Where did I say anything about changing t/s parameters?
You did not, but ironically the DD writeup you linked did and for some reason they only even mentioned Fs. If you claim some audible change happens at some point, posting before and after TS parameters would be useful data in backing up this claim.

Or is there some more subtle pixie dust they put in those softparts that will make them break prematurely or sound audibly different after some ritual is performed that cannot be measured via TS specs?

Your fart box tunings are so high that you don't even need to break a woofer in because you're playing high notes like any prefab can do.
The double irony here is that I typically build to "DD Box" volume and port ratios.

I've never measured any subs before and after t/s parameters, personally. T/s are relative, you can spot a woofer with no break in time, but the t/s can still show the character of the woofer, regardless.
So do TS parameters not matter at all in box design? If you expect some audible change in output after some period of time or some ritual is performed how do you account for this change when designing a box if any of this change is likely to make an audible difference?

You aren't going to sit here and tell me break in time doesn't make many a sub play music better.
Define "better" and then provide some objective data to back up this claim.

Correct me if I'm wrong, but you aren't the type that goes around playing 25 hz on the streets, are you?
No, nor are DD subs (particularly up to a generation or two ago) the type of subs which really excel for that application in the first place. Now that you've moved the goalpost to """"break in""" only makes an audible difference at 25hz provide some data to back this up. What ritual does Jacob suggest for """break in""" on his X series?

I've seen people blow subs from not letting them break in.
How on Earth can you determine that what they did to break them the first time wouldn't have happened regardless of any ritual you performed with those same woofers before they were abused? How did you determine that the failure wasn't either legitimate manufacturer defect or outright abuse?

So, when your woofer is really stiff, it basically doesn't move enough on the low notes, and that causes excessive heat buildup in the coil.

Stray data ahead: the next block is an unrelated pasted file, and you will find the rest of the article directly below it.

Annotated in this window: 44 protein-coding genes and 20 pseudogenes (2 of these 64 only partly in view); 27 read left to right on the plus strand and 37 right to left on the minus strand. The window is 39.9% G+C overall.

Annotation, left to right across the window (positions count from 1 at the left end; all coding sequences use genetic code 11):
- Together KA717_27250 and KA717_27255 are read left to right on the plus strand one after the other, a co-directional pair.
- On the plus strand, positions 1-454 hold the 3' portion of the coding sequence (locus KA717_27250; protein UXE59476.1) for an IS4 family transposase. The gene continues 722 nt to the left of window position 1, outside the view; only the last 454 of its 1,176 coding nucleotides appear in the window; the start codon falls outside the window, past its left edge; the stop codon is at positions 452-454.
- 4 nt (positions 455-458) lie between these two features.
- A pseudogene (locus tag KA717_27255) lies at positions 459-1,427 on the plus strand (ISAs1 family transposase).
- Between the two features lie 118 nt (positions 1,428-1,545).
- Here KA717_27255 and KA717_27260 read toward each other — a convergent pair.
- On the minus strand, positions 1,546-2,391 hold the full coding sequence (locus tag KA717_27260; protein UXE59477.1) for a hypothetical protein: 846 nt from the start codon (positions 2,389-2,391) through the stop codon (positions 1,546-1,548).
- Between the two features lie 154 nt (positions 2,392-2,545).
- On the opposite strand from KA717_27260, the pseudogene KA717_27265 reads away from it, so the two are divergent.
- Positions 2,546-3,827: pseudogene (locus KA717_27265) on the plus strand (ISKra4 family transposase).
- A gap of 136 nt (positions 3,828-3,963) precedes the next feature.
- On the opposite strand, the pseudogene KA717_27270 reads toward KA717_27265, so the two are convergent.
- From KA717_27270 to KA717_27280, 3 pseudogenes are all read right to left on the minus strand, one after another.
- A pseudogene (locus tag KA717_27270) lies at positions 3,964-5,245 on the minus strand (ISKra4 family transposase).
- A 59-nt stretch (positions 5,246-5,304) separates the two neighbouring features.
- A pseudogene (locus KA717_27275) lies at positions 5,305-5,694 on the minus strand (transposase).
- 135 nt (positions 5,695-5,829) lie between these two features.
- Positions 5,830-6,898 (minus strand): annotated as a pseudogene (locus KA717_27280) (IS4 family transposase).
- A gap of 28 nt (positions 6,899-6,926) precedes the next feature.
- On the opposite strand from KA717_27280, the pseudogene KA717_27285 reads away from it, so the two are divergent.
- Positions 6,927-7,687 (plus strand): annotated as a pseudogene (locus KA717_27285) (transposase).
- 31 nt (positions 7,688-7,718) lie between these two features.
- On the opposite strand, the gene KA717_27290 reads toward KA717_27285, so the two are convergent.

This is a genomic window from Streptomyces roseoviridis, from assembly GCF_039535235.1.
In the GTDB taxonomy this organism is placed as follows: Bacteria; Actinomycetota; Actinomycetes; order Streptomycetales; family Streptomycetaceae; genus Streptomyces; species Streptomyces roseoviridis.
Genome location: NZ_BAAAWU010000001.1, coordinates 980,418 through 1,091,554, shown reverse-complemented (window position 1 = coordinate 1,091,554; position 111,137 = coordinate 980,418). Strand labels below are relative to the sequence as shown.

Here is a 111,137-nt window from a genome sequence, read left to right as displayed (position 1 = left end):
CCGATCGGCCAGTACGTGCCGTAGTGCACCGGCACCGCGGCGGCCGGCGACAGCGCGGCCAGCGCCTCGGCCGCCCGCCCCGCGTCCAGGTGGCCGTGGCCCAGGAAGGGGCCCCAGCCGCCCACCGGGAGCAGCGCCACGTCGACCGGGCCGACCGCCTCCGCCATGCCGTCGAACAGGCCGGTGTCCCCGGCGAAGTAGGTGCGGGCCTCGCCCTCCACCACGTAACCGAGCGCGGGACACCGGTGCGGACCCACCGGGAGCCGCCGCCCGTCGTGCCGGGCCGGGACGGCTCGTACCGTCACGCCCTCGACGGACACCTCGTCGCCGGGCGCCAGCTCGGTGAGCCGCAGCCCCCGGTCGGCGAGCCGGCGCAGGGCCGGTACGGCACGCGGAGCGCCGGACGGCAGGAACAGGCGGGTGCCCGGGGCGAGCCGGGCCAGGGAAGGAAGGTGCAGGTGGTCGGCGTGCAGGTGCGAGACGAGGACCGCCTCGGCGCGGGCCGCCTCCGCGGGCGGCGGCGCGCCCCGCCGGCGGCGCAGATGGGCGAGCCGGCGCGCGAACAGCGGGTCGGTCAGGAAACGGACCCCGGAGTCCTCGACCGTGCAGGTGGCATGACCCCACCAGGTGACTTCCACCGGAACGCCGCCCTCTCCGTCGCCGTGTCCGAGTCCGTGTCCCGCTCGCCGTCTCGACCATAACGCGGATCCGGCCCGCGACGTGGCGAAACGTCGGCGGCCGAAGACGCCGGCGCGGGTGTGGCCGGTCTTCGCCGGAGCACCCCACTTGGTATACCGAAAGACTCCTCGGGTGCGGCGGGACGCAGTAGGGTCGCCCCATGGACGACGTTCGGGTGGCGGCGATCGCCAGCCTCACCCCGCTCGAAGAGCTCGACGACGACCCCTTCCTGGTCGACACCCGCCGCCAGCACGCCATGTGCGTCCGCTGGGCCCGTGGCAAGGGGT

Can you quantify how much more movement you will get after precisely what ritual is performed that will make such a dramatic difference in thermal power handling? I've worked in the business and seen the same chucklefucks break speakers within minutes of leaving, even after watching them pull across the street, go into the trunk, and crank the "volume knob" on the amps up to max. Stupid people doing stupid shit doesn't mean that happened because they didn't follow some secret ritual, it's because they're bone-heads who have no concept that equipment has limits. Some learn their lesson and use equipment within tolerance afterwards and some do not.

How does this theory account for mechanical failures? Should someone who has """broken in""" their sub be more concerned about over excursion after they have stretched out the suspension some? By how much will this change effect power handling as far as mechanically breaking things at low frequencies if we rely on the stiff suspension to control the cone below tuning?

If break in time isn't a thing, then how is it possible for woofers to start sagging over time?
Post pics of a 20 year old DD sub with spider sagging. The further you try to move the goalposts here arguing with yourself the more you're disproving your own case. The type of driver that is going to sag in 20 years is going to be extremely soft to begin with and will probably change parameters the least from brand new to end of life while the drivers that are built extremely stiff and will stay stiff forever are the ones that openly suggest these special juju rituals.

About 8 or 9 years ago I measured TS parameters of an old Clarion 32" that a friend owns and the TS parameters were within 2-3% identical to published specs from the early 90s. There is also some good data to be found online of full range bookshelf type drivers being measured over a period of several years.

Spiders are fundamentally flexible and that flexibility will change over time,
Nobody has denied this. The question is by how much, over how much time, and at any point will it make either an audible difference or a significant difference in either thermal or mechanical power handling. I originally even offered to share real objective data on measured specs of woofers to help have a serious discussion on the subject and you attacked the very idea before going on to write a page full of conjecture and anecdotal evidence of a bunch of ignorant hoodrats who blow shit up.

Finally, why is it that I can build extremely stiff suspension subs that I can beat on full power within an hour of assembly and DD can't build one that won't fail without some 12-24 hour ritual being performed over it?
 
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LsGuy

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For me, I just go by manufacturer recommendations, that way I'm covered in case of a warranty claim. Most recent subs I installed were JL's, and JL says no break-in required, so I didn't perform one.